In the ninety-two aeons since
I obtained that perception [then],
I’ve come to know no bad rebirth:
that’s the fruit of foot-perception. (2) 
In the seventh aeon [ago]
the Kṣatriyan named Sumedha
was a wheel-turner with great strength,
possessor of the seven gems. (3) 
The four analytical modes,
and these eight deliverances,
six special knowledges mastered,
[I have] done what the Buddha taught! (4)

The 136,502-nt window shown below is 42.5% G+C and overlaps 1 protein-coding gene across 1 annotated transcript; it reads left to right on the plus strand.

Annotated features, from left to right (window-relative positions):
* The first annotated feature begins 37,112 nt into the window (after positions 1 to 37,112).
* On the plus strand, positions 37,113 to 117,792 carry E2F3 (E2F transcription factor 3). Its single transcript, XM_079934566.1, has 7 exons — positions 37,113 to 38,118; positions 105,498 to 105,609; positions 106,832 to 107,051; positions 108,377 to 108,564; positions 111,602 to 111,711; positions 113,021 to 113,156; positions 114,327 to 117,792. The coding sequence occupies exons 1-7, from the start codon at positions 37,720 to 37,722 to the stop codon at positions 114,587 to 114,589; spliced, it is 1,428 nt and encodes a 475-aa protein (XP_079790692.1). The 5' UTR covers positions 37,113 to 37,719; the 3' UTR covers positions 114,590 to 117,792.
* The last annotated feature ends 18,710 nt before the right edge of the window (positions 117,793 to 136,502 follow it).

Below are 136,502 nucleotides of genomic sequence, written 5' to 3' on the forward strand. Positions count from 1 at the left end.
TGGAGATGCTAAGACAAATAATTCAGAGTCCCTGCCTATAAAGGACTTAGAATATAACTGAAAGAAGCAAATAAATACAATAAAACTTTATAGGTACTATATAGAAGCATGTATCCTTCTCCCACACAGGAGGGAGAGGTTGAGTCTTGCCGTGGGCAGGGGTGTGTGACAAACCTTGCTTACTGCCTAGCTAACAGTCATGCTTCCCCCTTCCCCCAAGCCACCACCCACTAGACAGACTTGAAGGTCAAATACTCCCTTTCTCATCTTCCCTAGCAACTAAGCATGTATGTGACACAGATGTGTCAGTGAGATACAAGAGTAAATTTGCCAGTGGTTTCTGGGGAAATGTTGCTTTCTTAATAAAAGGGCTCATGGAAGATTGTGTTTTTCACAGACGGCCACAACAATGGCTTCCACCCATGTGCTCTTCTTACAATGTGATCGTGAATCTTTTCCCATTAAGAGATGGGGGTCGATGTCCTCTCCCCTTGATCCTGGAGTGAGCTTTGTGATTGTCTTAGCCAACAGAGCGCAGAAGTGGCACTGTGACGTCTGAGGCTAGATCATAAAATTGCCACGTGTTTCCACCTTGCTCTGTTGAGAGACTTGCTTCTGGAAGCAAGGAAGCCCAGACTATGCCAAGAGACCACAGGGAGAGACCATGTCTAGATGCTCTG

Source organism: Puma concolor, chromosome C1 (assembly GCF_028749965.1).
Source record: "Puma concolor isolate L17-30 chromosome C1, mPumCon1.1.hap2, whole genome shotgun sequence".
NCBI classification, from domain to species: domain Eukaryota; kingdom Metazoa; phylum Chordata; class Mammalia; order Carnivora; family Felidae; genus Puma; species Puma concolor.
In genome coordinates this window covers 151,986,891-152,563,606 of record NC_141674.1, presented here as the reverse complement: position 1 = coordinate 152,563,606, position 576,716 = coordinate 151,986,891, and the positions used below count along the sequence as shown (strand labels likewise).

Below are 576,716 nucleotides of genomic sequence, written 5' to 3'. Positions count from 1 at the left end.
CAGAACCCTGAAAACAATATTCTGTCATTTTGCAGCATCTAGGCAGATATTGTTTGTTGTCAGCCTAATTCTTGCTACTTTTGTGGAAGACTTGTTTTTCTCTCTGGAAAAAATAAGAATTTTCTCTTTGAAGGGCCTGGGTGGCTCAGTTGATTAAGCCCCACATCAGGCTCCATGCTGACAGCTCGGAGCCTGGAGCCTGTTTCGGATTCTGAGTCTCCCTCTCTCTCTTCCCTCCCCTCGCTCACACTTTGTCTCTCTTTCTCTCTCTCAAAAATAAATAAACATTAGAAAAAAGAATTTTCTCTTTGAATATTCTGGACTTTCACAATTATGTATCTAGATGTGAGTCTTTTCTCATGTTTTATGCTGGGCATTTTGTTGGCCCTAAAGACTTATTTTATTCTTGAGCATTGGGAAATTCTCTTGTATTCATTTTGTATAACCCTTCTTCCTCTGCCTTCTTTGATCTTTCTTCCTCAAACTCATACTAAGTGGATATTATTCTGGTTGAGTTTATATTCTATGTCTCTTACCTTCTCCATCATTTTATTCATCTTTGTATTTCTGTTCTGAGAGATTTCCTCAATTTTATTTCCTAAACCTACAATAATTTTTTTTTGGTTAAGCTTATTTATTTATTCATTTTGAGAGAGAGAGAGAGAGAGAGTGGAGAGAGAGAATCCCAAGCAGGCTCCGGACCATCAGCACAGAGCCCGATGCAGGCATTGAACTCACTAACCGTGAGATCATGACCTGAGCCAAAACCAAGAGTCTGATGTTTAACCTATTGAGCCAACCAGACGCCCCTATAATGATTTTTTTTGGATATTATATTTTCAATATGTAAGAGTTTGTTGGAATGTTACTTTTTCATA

Thus indeed Venerable Padasaññaka Thera spoke these verses.
The legend of Padasaññaka Thera is finished.
the term here is akkantam, which means “stepped upon” or “defeated,” but avoiding the implication that someone stepped on the Buddha’s foot, the cty explains that it was “stepping upon” (akkamamānaṃ) and makes the point of the pāda simply that he saw the “foot-shrine” (padacchetiyaṃ) of the Buddha.↩